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Utah judge temporarily blocks law ending licenses for abortion clinics


A “90 years of service” poster hangs on the side of Planned Parenthood after the United States Supreme Court ruled in the Dobbs v Women’s Health Organization abortion case, overturning the landmark Roe v Wade abortion decision, in St. Louis, Missouri, U.S. June 24, 2022. REUTERS/Lawrence Bryant/File Photo

A court in Utah has stopped the state’s Republican-dominated government from enforcing a new law that would effectively end abortions by making it impossible to get a license for a clinic where they are performed.

Judge Andrew H. Stone of the Third District Court of the state of Utah ruled on Tuesday that abortion rights group Planned Parenthood, which had sued to block the law, was likely to prevail in its argument that the law is not reasonable.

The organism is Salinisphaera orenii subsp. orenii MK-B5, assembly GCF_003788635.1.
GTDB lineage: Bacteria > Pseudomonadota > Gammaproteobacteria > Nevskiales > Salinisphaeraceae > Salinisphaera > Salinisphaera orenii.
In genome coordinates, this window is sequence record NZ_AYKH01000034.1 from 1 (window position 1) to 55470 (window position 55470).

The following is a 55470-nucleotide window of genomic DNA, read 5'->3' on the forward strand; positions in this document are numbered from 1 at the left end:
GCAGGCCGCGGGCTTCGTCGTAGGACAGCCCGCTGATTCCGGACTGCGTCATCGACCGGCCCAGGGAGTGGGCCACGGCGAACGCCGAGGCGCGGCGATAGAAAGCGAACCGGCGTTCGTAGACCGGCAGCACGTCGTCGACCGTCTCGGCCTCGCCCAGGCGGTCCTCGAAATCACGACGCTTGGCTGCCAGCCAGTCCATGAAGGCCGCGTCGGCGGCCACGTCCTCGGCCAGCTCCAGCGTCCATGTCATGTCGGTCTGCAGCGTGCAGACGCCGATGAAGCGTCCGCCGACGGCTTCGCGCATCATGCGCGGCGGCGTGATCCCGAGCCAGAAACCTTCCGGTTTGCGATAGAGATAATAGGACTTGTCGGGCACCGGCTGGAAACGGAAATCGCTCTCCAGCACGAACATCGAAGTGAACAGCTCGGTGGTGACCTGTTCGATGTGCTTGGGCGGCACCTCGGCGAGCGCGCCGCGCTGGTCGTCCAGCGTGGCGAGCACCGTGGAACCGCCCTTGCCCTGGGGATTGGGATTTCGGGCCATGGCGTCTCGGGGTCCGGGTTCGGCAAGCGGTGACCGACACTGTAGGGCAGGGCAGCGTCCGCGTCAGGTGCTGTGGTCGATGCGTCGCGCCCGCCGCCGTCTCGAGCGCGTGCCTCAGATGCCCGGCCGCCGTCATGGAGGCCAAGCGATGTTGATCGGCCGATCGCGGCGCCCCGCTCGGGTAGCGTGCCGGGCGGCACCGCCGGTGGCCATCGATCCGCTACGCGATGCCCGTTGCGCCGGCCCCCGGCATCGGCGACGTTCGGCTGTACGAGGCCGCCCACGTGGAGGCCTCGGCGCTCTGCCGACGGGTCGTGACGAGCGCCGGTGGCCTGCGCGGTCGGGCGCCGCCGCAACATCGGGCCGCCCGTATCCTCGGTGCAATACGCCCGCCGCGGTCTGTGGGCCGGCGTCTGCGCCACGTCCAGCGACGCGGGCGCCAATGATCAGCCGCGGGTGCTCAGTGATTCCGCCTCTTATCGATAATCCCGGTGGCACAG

Planned Parenthood said the measure, which would eliminate the licensing process for abortion clinics and thus effectively make it impossible to get an abortion anywhere but in a hospital, violated the state constitution’s rights to privacy and bodily integrity.

Stone last year issued a preliminary order preventing the state from enforcing an earlier abortion ban while he hears a legal challenge by Planned Parenthood. The judge said at a hearing in that separate case that it was prudent to pause a “seismic change in women’s health treatment” until the lawsuit, which remains pending, is finally decided.

Utah is one of numerous conservative-led states that have restricted or attempted to restrict abortion access after the U.S. Supreme Court last year overturned the landmark 1973 Roe v. Wade ruling that recognized women’s constitutional right to abortion.

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